Data sharing surveillance agreements may be the key to approval, several executives have claimed.
Few things have boosted market sentiment as much as the succession of Bitcoin ETF filings over the past few weeks. Among the applicants is BlackRock, the world’s largest asset manager, alongside other industry giants like WisdomTree, Invesco and Valkyrie.
Historically, the US Securities and Exchanges Commission (SEC) has rejected every Bitcoin ETF due to concerns of market manipulation and lack of regulatory oversight. Rejections aside, the Commission has demonstrated a renewed hostility toward the crypto industry over the past few months, with lawsuits clocking in left, right and centre.
Some executives though remain confident that Bitcoin ETFs are likely to have approval this time around.
One of these is Jeremy Allaire, co-founder and CEO of Circle.
Speaking with Bloomberg at the World Economic Forum yesterday, Allaire said that “progress is being made” with building market structures that can support something like a Bitcoin ETF. He added, “You have mature spot markets, well-regulated custody infrastructure, and good market surveillance.”
Allaire said that past concerns are being addressed, suggesting that “these kinds of products are more likely to be approved for general investor access.”
Good to know
An ETF, or Exchange-Traded Fund, is effectively a basket of investments that you can buy and sell on a stock exchange. It’s a way to invest in a variety of assets like stocks, bonds, or commodities without having to buy each one individually. ETFs are popular because they offer easy access to different markets, they can be bought or sold at any time during the trading day, and they often have lower fees compared to other investment options.
Data surveillance is likely to be the price to pay for SEC approval.
Speaking with CNBC on June 26, Jeremy Schwartz, Global Chief Investment Officer at WisdomTree, said that the difference between the new ETF applications and the ones that were previously rejected is the presence of “data sharing surveillance agreements” between exchanges.
Such agreements are likely to help the SEC feel “more comfortable” when addressing the concern of price manipulation, he claimed.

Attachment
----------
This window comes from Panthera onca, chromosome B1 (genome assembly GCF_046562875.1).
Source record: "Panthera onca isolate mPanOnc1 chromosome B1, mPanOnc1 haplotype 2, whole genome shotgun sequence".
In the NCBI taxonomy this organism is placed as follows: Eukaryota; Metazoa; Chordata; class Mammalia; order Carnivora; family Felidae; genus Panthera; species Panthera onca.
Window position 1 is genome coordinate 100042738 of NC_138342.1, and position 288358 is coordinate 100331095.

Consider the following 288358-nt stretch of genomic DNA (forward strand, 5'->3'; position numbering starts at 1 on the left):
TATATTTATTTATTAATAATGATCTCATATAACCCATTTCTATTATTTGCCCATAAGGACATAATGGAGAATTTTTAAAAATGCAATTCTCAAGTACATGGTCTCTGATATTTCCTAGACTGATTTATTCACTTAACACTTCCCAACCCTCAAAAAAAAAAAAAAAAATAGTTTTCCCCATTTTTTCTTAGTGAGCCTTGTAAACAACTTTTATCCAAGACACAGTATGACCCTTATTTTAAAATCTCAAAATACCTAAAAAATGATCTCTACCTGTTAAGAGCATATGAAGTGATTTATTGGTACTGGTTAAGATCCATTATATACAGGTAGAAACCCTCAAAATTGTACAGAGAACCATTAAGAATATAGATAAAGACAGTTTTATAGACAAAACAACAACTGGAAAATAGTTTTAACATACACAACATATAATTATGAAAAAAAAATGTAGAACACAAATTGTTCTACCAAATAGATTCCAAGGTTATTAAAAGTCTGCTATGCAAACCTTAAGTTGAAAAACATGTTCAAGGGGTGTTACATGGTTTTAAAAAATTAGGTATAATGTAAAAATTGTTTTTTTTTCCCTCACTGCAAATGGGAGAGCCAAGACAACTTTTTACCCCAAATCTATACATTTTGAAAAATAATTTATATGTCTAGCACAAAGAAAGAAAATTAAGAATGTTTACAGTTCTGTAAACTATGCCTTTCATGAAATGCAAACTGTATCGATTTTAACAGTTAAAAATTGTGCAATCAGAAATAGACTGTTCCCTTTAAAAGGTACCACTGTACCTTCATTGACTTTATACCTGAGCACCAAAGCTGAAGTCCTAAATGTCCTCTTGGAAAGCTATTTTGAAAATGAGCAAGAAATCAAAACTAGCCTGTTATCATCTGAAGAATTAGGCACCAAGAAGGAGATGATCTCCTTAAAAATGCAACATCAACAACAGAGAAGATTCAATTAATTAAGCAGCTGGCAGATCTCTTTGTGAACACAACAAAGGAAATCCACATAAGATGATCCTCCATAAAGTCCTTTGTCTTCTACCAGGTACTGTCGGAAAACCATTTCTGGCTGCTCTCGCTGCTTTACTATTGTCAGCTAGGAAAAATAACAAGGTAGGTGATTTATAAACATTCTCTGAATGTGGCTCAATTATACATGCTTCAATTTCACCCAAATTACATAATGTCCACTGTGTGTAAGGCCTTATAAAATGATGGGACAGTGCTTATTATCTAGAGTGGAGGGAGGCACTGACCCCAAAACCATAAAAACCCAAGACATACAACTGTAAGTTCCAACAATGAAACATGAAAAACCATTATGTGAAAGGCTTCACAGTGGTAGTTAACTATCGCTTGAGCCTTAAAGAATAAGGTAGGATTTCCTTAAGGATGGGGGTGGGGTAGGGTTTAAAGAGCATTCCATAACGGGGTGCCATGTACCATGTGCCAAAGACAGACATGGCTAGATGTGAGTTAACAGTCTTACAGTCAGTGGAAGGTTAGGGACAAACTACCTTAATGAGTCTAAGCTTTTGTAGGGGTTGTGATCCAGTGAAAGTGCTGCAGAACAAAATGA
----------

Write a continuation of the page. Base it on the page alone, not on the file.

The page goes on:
He said, “The key points revolve around this data sharing surveillance, and how we can work with the SEC in such a way to make them comfortable with the surveillance of those prices.”
Schwartz pointed out that the SEC previously approved Futures ETFs, which are also based on Spot prices, because they share information with the SEC.
Many of those who doubt the SEC will grant approval for a Bitcoin ETF position their opinion on Gary Gensler’s hostile approach to the crypto industry. Under Gensler’s leadership, the Commission has taken the view that more than 60 cryptocurrencies are securities rather than commodities, subjecting them to securities law.
The SEC has also filed serious lawsuits against both Coinbase and Binance, accusing the latter of money laundering and securities law evasion alongside 11 other charges. Perhaps unexpectedly, BlackRock named Coinbase – a vocal opponent of the SEC’s enforcement-as-regulation tactics – as their custodian in its ETF filing.
Schwartz did however point out that the Commission has treated Bitcoin with less hostility than altcoins, viewing it as a commodity rather than a security.
What would approval mean for Bitcoin?
BlackRock has nearly $10 trillion in assets under management. The filing of a Bitcoin ETF alone demonstrates recognition of the growing significance of cryptocurrencies. Approval would be a huge leap toward institutional investment and mass adoption of Bitcoin, not only legitimising its position as an asset class, but also hugely increasing liquidity.
This would very likely result in positive price action. Since BlackRock’s filing, Bitcoin has traded comfortably above $30,000 – the highest it’s been all year.
Approval would also diversify the pool of investors in Bitcoin. As it stands today, many traditional investors may fear investing in volatile, unregulated assets like Bitcoin, but a Bitcoin ETF would provide a means of gaining exposure to Bitcoin without directly buying and trading it.
In terms of the broader crypto market, the SEC’s approval would set Bitcoin even further ahead of the 60+ altcoins that are currently being targeted by the SEC for securities violations. Unlike PoS altcoins, the SEC doesn’t view Bitcoin as a security because its network is genuinely decentralised and its value derives mainly from market forces rather staking protocols.
There might be a downside, though.
A phrase like ‘data surveillance‘ is sure to make many people in Web3 shudder, particularly Bitcoin evangelists.
Although such agreements exist to prevent fraud and manipulation, the fundamental nature of Bitcoin is that it’s a decentralised digital currency that operates on a peer-to-peer network, eliminating the need for intermediaries like banks or financial institutions.
Listing a Bitcoin ETF on an exchange such as Nasdaq naturally opens the door to centralisation in the long run, which does in theory undermine the purpose of the Bitcoin network. Indeed, if approved, a gargantuan asset manager like BlackRock would gain a degree of control over Bitcoin.
A decision is expected to be made by 2024, possibly following the presidential election.
Disclaimer: CryptoPlug does not recommend that any cryptocurrency should be bought, sold, or held by you. Do conduct your own due diligence and consult your financial advisor before making any investment decisions.